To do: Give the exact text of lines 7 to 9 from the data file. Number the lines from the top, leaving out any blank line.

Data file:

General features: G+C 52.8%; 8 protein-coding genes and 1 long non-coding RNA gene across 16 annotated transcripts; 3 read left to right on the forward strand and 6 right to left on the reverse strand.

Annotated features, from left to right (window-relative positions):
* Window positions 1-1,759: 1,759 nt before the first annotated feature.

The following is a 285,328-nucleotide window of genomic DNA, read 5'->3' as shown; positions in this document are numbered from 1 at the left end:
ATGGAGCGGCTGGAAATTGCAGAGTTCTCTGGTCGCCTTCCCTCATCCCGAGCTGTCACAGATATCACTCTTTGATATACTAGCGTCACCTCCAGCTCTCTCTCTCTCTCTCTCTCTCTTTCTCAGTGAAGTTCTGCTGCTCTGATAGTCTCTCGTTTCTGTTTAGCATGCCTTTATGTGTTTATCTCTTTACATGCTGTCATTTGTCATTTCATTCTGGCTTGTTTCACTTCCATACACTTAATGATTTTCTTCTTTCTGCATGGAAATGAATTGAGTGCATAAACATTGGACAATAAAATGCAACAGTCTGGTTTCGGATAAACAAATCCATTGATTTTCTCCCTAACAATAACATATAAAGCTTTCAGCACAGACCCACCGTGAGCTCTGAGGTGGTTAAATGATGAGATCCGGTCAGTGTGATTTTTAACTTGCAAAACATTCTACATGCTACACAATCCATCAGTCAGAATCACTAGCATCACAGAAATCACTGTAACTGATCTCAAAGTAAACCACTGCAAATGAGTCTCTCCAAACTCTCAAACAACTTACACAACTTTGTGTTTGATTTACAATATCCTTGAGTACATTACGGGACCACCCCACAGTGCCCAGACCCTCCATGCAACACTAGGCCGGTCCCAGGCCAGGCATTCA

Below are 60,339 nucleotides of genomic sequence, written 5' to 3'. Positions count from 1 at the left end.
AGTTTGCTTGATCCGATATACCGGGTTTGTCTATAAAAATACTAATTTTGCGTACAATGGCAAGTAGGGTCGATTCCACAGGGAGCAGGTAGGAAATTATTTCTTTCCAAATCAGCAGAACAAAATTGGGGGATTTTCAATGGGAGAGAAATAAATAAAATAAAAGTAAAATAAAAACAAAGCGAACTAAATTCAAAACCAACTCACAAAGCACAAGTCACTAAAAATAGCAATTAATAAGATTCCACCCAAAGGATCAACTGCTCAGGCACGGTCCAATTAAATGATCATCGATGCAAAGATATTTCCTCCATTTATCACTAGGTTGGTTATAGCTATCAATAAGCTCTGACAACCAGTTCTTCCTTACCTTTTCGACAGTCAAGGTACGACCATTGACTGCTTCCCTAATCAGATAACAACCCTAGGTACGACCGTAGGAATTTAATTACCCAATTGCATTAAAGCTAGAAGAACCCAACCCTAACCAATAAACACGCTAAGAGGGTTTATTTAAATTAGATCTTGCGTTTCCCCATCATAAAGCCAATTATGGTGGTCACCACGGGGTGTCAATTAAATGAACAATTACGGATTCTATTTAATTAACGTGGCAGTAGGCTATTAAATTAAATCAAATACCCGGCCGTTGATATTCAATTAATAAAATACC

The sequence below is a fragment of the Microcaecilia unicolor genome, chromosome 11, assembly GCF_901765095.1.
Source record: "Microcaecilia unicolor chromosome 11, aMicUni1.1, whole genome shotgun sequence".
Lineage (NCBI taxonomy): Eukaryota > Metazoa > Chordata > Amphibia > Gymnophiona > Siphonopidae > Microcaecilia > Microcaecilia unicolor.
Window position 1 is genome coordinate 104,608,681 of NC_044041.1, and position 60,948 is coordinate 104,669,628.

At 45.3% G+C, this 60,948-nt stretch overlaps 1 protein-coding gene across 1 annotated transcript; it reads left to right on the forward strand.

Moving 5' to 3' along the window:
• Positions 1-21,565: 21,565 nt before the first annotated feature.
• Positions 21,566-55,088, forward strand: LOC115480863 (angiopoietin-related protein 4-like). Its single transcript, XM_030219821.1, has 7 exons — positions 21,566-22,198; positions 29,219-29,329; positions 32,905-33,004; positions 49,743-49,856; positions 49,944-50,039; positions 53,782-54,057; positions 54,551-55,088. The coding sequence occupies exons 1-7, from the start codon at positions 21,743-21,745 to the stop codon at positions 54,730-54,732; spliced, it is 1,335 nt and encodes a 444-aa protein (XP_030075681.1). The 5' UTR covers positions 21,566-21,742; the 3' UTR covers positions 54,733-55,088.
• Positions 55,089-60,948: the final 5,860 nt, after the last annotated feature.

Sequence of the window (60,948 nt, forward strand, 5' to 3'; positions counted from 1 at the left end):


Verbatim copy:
AGTTTGCTTGATCCGATATACCGGGTTTGTCTATAAAAATACTAATTTTGCGTACAATGGCAAGTAGGGTCGATTCCACAGGGAGCAGGTAGGAAATTATTTCTTTCCAAATCAGCAGAACAAAATTGGGGGATTTTCAATGGGAGAGAAATAAATAAAATAAAAGTAAAATAAAAACAAAGCGAACTAAATTCAAAACCAACTCACAAAGCACAAGTCACTAAAAATAGCAATTAATAAGATTCCACCCAAAGGATCAACTGCTCAGGCACGGTCCAATTAAATGATCATCGATGCAAAGATATTTCCTCCATTTATCACTAGGTTGGTTATAGCTATCAATAAGCTCTGACAACCAGTTCTTCCTTACCTTTTCGACAGTCAAGGTACGACCATTGACTGCTTCCCTAATCAGATAACAACCCTAGGTACGACCGTAGGAATTTAATTACCCAATTGCATTAAAGCTAGAAGAACCCAACCCTAACCAATAAACACGCTAAGAGGGTTTATTTAAATTAGATCTTGCGTTTCCCCATCATAAAGCCAATTATGGTGGTCACCACGGGGTGTCAATTAAATGAACAATTACGGATTCTATTTAATTAACGTGGCAGTAGGCTATTAAATTAAATCAAATACCCGGCCGTTGATATTCAATTAATAAAATACC

The sequence below is a fragment of the Microcaecilia unicolor genome, chromosome 11, assembly GCF_901765095.1.
Source record: "Microcaecilia unicolor chromosome 11, aMicUni1.1, whole genome shotgun sequence".